Art by Charlotte Leakey.
If you’ve ever read a schlocky sci-fi novel or tuned into an episode of Cosmos, you’ve probably heard of dark matter, the mysterious sister to ordinary baryonic matter that makes up some eighty-five percent of our universe. So-called because it doesn’t interact with EM radiation or normal matter, dark matter has only ever been observed indirectly via its gravitational influence. What is it made of? No one is quite sure—candidate explanations range from new elementary particles to primordial black holes. Nearly all of the major schools of thought in the astrophysics community subscribe to a “cold dark matter” model, in which the constituent particles move slowly and larger structures emerge hierarchically from the bottom up. But, while the consensus CDM model has been very successful, there are still some inconsistencies with observation—and another big one has just emerged.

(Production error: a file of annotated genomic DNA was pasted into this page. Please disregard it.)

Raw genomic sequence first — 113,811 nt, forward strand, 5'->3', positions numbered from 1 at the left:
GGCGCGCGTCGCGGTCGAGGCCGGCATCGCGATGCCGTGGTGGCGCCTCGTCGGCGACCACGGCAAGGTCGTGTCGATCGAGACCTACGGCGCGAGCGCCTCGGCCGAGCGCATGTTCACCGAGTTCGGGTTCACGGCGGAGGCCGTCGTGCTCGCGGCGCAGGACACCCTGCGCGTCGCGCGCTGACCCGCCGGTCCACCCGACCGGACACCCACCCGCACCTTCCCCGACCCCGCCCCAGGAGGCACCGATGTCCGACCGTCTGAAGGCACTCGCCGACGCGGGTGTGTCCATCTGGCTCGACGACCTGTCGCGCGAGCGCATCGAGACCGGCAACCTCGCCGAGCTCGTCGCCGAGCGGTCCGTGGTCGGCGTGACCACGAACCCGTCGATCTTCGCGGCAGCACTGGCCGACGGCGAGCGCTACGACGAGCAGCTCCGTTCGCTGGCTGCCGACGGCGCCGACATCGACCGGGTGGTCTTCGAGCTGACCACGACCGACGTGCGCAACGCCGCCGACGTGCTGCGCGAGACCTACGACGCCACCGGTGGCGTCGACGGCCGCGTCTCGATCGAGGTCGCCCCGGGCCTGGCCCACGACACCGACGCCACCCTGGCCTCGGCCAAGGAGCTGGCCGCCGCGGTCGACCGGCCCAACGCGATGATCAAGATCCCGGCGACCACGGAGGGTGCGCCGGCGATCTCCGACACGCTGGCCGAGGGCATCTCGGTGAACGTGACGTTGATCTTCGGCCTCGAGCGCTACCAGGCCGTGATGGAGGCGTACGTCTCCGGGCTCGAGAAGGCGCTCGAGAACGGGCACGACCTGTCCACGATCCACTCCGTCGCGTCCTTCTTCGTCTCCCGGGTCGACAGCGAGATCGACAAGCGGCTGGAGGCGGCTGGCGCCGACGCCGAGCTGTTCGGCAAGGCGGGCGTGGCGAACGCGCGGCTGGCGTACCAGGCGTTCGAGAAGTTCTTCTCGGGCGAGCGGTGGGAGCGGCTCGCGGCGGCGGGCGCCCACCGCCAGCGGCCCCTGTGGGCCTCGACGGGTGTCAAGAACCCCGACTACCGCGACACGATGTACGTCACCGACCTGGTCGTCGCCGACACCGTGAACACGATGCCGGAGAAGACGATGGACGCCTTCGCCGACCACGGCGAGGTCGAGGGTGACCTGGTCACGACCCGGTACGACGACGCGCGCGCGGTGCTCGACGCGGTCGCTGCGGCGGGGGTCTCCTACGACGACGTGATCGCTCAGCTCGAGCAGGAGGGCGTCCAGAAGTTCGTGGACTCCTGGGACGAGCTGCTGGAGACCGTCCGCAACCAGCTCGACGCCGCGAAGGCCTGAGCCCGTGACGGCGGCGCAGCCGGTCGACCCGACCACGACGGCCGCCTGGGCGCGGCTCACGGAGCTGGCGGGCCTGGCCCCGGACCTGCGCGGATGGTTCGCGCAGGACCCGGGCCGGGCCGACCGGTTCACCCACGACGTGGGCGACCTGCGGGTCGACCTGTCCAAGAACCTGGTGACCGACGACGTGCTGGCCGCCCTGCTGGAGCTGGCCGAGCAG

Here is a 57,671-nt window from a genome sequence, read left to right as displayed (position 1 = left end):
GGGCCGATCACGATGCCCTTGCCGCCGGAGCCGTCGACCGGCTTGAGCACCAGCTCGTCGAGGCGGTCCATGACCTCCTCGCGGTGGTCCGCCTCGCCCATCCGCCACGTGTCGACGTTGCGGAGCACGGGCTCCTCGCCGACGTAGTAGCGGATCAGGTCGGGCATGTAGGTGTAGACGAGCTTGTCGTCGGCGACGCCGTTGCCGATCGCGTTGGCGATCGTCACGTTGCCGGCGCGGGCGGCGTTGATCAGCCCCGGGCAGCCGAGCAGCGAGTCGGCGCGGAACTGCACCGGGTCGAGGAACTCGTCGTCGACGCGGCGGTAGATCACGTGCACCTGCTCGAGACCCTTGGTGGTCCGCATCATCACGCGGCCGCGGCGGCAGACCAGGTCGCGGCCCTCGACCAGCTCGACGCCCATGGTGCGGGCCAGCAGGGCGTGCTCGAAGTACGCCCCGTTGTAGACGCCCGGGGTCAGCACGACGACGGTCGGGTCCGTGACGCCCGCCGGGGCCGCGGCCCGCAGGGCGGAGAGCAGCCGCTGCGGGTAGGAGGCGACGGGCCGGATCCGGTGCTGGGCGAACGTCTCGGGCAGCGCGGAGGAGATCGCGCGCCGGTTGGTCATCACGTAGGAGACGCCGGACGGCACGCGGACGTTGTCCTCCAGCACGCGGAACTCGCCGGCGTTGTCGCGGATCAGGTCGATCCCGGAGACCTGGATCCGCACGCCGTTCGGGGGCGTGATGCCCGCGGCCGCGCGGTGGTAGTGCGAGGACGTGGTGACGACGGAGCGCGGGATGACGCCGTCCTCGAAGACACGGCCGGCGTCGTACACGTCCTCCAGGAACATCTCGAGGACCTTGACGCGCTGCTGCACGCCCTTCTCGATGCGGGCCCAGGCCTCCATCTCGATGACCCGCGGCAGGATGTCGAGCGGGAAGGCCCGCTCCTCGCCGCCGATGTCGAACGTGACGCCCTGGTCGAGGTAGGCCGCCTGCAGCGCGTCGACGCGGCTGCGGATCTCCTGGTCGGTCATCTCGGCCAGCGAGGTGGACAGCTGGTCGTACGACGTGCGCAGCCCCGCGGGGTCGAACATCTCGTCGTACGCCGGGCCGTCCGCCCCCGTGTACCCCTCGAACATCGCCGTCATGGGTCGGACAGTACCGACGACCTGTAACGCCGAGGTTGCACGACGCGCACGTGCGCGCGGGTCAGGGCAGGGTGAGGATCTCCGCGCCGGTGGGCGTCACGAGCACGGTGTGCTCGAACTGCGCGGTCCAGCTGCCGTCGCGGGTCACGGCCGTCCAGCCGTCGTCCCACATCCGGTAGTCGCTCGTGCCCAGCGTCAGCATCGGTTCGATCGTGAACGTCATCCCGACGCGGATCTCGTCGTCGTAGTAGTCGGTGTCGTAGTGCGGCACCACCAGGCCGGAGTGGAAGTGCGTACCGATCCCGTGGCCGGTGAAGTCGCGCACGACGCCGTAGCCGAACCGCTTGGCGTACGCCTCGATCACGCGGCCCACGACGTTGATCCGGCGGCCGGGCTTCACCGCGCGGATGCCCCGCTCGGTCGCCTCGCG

In a recent high-profile study published in Science, several cosmologists using the Hubble Space Telescope and the aptly named Very Large Telescope in Chile observed eleven different galaxy clusters, studying gravitational lensing effects—the warping of light from distant background galaxies under high gravity—to map out their dark matter distributions. What they found was consistent with expectations on the cluster scale. However, upon deeper inspection, the cosmologists uncovered a shocking phenomenon on smaller scales (five to ten kiloparsecs): within the individual cluster member galaxies the dark matter was so concentrated that it produced lensing effects stronger than predicted by a factor of ten! In other words, the dark matter in these galaxies was packed together much more tightly than it should have been.